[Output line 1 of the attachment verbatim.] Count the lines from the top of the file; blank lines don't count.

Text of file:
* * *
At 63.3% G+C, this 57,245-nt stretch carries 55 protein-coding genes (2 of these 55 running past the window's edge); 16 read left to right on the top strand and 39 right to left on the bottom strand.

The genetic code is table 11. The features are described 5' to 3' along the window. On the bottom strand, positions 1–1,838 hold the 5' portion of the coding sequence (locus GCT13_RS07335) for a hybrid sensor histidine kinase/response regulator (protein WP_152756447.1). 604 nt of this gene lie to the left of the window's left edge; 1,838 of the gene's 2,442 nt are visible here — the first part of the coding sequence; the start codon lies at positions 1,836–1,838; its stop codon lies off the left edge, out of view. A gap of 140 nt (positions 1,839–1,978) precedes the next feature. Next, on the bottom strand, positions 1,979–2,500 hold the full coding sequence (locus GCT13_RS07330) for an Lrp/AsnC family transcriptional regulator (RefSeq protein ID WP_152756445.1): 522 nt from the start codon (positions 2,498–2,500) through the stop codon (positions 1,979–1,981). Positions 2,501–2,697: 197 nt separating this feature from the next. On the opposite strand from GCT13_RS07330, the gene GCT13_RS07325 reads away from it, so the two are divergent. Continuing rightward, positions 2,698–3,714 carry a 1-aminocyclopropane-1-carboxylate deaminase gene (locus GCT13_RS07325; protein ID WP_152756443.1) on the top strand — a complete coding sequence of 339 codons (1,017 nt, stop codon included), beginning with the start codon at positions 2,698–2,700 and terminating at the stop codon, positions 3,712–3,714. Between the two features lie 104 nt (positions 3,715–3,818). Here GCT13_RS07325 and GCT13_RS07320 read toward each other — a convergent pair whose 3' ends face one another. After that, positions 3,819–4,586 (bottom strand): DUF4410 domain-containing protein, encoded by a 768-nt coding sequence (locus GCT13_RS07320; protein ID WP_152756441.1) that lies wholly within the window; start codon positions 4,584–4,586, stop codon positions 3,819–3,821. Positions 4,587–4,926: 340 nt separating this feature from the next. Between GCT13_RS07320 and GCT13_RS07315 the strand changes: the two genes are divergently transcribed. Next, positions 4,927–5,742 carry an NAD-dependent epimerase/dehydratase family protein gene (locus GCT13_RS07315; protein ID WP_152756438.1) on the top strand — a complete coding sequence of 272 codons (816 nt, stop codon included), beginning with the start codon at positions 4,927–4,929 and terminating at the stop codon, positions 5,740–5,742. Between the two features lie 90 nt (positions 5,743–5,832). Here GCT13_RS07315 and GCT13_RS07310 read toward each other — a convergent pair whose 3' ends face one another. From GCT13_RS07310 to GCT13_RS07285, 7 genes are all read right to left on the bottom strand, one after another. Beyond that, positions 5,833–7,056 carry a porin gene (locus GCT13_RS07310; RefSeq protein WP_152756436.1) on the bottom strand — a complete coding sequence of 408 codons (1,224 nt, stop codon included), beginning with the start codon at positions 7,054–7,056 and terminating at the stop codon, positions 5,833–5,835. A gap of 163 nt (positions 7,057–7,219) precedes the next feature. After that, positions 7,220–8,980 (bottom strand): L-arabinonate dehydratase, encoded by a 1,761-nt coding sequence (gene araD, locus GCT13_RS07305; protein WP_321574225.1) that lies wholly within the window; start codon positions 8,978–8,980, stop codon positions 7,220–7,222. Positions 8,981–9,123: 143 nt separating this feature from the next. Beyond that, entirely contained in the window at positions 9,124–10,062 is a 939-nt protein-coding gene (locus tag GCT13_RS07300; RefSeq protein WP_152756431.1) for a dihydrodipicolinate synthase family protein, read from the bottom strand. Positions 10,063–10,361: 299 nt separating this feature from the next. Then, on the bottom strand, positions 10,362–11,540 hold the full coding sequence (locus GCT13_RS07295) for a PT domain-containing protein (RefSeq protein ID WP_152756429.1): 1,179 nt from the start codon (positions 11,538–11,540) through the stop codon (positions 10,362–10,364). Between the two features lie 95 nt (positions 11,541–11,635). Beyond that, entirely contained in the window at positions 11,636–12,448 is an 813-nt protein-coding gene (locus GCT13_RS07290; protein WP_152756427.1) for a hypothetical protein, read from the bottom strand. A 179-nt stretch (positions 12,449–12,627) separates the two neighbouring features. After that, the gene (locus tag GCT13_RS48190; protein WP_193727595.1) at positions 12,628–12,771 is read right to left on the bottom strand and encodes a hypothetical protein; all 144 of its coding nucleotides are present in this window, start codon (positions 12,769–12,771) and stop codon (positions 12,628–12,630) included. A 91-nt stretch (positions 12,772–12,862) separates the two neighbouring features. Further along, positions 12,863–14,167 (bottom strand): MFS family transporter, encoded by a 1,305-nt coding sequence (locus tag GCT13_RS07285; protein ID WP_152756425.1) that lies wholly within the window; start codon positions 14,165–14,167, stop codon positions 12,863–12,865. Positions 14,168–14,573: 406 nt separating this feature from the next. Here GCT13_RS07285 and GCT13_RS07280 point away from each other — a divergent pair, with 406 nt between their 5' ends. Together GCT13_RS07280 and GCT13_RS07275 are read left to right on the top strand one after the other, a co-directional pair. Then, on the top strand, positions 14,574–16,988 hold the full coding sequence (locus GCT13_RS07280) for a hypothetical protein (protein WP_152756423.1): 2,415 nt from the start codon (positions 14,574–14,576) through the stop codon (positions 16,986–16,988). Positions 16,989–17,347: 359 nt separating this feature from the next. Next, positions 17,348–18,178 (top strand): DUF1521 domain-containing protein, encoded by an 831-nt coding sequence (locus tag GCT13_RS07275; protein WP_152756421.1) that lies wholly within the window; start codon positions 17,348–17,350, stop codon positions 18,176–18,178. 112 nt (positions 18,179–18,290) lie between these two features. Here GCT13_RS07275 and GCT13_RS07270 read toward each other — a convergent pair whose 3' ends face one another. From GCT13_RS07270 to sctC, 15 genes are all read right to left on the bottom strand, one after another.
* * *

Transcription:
At 63.3% G+C, this 57,245-nt stretch carries 55 protein-coding genes (2 of these 55 running past the window's edge); 16 read left to right on the top strand and 39 right to left on the bottom strand.